Zinc reduces inflammation and prostaglandins, which is how it relieves period pain. It’s also an important part of the immune-modulating protocol for endometriosis. Zinc is one of several natural androgen blockers that can improve androgen symptoms such as acne. It ability to kill bacteria and reduce keratin production also helps the skin to heal. Zinc also supports the hippocampus, which is the part of the brain that dials down the stress response.

Traditionally used to support
+ Cramps
+ Acne
+ Stress and anxiety

What the science says
Zinc supplementation for 12 weeks among women with premenstrual syndrome had beneficial effects on physical and psychological symptoms of premenstrual syndrome, total antioxidant capacity, and brain-derived neurotrophic factor

Resources
There are currently 29 studies linking Zinc and PMS symptoms

Turmeric

Curcumin, the bioactive compound found in turmeric, has demonstrated both anti-inflammatory and neurologic effects in studies which may help treat PMS. In a study of 70 women, researchers gave them either curcumin or a placebo for the seven days leading up to and three days after the onset of menstruation. The study followed the women for three cycles. Compared to the placebo group, the curcumin group saw a significant reduction in physical, behavioural and emotional PMS symptoms.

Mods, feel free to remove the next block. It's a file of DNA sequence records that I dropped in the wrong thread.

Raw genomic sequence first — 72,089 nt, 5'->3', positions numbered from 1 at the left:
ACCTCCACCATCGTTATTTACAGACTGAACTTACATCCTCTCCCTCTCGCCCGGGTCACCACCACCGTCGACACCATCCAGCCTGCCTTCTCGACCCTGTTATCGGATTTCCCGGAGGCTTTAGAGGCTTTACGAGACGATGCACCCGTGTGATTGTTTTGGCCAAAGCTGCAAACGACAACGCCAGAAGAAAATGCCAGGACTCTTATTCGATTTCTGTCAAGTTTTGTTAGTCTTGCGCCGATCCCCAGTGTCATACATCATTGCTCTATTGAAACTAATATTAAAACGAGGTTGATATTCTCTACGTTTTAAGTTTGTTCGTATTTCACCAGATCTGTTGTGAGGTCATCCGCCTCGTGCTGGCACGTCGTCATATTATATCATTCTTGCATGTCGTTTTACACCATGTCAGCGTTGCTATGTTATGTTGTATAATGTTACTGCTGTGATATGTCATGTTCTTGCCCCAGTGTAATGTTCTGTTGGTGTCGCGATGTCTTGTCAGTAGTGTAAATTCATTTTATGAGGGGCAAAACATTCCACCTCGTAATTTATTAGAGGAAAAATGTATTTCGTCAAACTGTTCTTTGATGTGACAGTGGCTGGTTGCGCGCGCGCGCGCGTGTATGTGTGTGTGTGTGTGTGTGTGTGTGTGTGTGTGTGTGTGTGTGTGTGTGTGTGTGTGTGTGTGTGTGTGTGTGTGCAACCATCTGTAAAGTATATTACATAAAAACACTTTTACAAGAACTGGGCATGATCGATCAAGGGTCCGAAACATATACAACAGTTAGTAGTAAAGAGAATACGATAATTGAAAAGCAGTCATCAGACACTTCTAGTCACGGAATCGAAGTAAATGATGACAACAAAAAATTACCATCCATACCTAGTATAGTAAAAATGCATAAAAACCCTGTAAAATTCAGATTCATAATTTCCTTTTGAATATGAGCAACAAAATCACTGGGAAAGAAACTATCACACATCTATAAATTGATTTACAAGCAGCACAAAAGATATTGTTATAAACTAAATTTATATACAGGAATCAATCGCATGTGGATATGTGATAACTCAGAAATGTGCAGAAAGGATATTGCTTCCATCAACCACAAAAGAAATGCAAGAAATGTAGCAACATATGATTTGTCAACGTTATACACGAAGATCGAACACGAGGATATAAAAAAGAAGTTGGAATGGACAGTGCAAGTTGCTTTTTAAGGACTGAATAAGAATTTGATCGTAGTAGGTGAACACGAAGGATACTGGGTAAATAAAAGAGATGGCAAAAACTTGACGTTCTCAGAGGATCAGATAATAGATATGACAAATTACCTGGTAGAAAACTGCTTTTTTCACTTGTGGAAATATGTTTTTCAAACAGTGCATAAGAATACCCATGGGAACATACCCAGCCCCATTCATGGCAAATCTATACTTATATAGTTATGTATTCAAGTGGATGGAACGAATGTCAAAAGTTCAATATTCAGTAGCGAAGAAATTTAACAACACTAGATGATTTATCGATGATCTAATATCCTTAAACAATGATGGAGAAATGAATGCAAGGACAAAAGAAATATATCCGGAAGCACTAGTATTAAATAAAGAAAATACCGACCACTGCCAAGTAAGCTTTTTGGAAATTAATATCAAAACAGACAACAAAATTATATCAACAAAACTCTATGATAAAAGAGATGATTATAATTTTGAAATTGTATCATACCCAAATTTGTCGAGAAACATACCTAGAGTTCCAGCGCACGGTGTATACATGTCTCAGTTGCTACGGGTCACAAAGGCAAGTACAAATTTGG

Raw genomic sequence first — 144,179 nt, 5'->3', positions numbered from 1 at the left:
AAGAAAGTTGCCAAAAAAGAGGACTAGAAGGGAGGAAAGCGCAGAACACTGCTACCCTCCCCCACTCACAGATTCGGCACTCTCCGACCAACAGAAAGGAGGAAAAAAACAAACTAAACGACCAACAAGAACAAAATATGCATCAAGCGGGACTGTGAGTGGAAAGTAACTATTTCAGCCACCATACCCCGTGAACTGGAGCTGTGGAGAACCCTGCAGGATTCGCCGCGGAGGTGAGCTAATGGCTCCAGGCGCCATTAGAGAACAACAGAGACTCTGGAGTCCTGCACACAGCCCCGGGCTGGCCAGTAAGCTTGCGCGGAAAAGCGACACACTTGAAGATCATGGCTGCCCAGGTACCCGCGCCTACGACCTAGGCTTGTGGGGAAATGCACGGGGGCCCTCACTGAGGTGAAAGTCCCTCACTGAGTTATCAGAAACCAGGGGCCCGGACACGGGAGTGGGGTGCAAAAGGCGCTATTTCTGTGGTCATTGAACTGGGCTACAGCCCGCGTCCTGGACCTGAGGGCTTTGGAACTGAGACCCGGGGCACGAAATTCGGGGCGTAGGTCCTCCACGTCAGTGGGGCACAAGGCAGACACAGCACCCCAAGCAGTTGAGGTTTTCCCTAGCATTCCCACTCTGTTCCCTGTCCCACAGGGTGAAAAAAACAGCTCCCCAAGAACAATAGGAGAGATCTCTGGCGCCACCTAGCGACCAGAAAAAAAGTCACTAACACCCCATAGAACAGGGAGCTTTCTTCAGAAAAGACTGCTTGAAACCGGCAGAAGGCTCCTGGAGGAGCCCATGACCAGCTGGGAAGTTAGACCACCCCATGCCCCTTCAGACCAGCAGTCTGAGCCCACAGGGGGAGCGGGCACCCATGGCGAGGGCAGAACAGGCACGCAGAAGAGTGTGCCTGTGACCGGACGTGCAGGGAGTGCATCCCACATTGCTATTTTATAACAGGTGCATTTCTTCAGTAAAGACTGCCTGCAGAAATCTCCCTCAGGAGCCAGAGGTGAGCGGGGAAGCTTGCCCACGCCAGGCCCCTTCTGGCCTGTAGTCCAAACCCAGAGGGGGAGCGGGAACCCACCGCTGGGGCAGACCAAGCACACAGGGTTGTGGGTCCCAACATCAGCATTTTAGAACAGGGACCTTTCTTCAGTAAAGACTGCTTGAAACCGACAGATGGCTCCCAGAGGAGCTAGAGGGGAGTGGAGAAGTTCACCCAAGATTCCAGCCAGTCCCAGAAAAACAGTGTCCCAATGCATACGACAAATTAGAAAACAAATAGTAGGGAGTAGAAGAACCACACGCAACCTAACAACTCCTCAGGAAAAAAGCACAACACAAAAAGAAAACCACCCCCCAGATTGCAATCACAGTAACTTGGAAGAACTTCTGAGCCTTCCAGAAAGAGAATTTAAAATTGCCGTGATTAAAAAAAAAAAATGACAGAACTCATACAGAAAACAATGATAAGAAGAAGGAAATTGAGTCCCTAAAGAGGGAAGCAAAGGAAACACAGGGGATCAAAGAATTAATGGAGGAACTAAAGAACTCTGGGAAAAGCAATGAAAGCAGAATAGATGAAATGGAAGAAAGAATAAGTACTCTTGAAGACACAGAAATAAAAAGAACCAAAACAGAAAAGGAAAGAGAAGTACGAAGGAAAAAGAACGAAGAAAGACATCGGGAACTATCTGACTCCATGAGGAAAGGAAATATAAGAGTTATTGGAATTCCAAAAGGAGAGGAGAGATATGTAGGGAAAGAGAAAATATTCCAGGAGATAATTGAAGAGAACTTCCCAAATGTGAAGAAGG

Traditionally used to support
+ Cramps
+ Cravings
+ Stress and anxiety
+ Mood-swings
+ Bloating
+ Low energy

What the science says
Results showed a potential advantageous effect of curcumin in attenuating severity of PMS symptoms, which were probably mediated by modulation of neurotransmitters and anti-inflammatory effects of curcumin

Resources
There are 18 studies linking curcumin and PMS symptoms

Iodine

Iodine is necessary to support the production of regular levels of thyroid hormone. Research has shown that iodine deficiency has been linked to an increase in oestrogen, but not a balance in other hormones. Iodine has also been shown to help with heavy or irregular periods, as well as breast tenderness. 

Traditionally used to support
+ Breast tenderness